Mi­croLED was shown as a ‘con­cept’, whereas Sam­sung’s ac­tual on-sale TVs will con­tinue with back-lit QLED, while in­tro­duc­ing an in­tel­li­gent as­sis­tant plat­form to be called Bixby, in ad­di­tion to Sam­sung’s IoT plat­form hub, ‘SmartThings’. Gamers may be de­lighted to find a new Steam app de­signed to link the PC-based Steam gam­ing plat­form to the big screen.

Given the com­pany’s re­cent achieve­ments in sound­bars, we were in­ter­ested also to note a new slim­line model (pic­tured top left) specif­i­cally de­signed to de­liver its best when wall mounted.


Pana­sonic’s OLED of­fer­ing moves to FZ-se­ries mod­els as it en­ters its cen­te­nary year (see be­low), em­pha­sis­ing how the qual­ity of pro­cess­ing in the new FZ800 and FZ950 se­ries adds to the abil­i­ties of their LG.Dis­play-sourced OLED pan­els. There’s HCX2 (Hol­ly­wood Cinema Ex­pe­ri­ence 2) pro­cess­ing, which the com­pany de­scribes as be­ing “built on colour, black level and bright­ness know-how learned from our ref­er­ence-qual­ity plasma TVs and pro­fes­sional broad­cast equip­ment... also tuned by

a Hol­ly­wood colourist process”. Both se­ries sup­port ISF cal­i­bra­tion set­tings and new cal­i­bra­tion points at 5% and an in­dus­try-first 2.5% lu­mi­nance, and the FZ950 comes with a ‘Tuned by Tech­nics’ Dy­namic Blade Speaker (pic­tured left). The new mod­els are also the first to claim sup­port for HDR10+ (as well as broad­cast HLG), Pana­sonic be­ing part of the HDR10+ found­ing con­sor­tium be­hind this scene­spe­cific HDR us­ing Dolby Vi­sion-like dy­namic meta­data (see be­low). Mean­while Pana­sonic’s ‘Dy­namic Scene Op­ti­miser’, at­tempts to do the same thing with un­en­coded video, along with ‘Dy­namic LUT’ to re­cal­i­brate colour look-up ta­bles on the fly, rather than us­ing a sin­gle static def­i­ni­tion.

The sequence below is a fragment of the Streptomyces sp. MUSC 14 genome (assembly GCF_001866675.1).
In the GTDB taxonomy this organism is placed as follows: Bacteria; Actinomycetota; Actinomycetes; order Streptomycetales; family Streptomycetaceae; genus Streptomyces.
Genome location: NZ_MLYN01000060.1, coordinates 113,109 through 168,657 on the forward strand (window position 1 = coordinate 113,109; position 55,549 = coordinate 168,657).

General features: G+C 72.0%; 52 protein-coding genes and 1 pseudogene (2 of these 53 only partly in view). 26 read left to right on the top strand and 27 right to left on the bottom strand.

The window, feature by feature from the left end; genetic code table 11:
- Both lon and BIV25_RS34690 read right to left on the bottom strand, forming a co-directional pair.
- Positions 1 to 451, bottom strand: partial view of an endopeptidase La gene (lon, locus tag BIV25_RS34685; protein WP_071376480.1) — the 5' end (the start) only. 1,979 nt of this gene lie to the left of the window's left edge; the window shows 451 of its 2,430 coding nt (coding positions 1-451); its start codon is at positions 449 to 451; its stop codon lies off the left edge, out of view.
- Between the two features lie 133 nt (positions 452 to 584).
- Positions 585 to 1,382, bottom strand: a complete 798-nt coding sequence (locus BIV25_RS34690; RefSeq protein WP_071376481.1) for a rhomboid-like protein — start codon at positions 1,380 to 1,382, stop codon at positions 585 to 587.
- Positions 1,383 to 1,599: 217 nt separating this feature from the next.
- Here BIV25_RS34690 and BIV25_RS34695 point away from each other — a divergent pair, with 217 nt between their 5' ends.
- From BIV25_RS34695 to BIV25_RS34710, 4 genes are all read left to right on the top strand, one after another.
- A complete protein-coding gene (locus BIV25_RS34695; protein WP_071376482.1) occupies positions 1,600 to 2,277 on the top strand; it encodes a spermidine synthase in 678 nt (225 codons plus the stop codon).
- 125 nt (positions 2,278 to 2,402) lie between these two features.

We were a lit­tle cyn­i­cal of HDR10+ at first: it seems an at­tempt to nudge out Dolby Vi­sion’s dy­namic meta­data ver­sion of High Dy­namic Range. Dolby Vi­sion al­lows sceneby-scene ad­just­ment of HDR op­ti­mi­sa­tion, and HDR10+ does the same, but with only 10-bit res­o­lu­tion, com­pared with Dolby Vi­sion’s 12 bits. HDR10+ prom­ises to be “roy­alty-free”, though there is an “ad­min­is­tra­tion fee” and the need to be cer­ti­fied “by a third-party au­tho­rized test­ing cen­ter”. Pana­sonic and Sam­sung have pledged to in­clude it in all 4K equip­ment, while on the con­tent side, 20th Cen­tury Fox and Warn­ers have com­mit­ted to HDR10+ re­leases.

Ac­cord­ing to Pana­sonic’s press re­lease, Ama­zon Prime has al­ready con­verted its HDR cat­a­logue to HDR10+, yet the tech­ni­cal spec­i­fi­ca­tions for the sys­tem have yet to be pub­lished (www.hdr10­plus.org is still show­ing ‘Com­ing Soon’ as we go to press).


Sony is pro­mot­ing Dolby Vi­sion on its lat­est OLEDs, in­clud­ing the new A8F se­ries (blue screens, cen­tre left), which con­tinue the use of Acous­tic Sur­face tech­nol­ogy in­tro­duced in the Sound+Im­age award-win­ning A1, where the whole screen is used as an au­dio sys­tem us­ing flat-sur­face ex­ci­ta­tion from be­hind (sup­ple­mented by a rear sub­woofer). No con­ven­tional speak­ers are re­quired, so a great

slab of pic­ture can be pre­sented to the viewer. The A8F se­ries also in­her­its Sony’s 4K HDR pic­ture pro­ces­sor, the X1 Ex­treme, which in­cor­po­rates ob­ject-based HDR re­mas­ter­ing, Su­per Bit Map­ping 4K HDR, and dual data­base pro­cess­ing. Sony seems to have­re­alised that the lean an­gle of the A1’s kick­back stand was a bit odd; the new TVs are back up­right.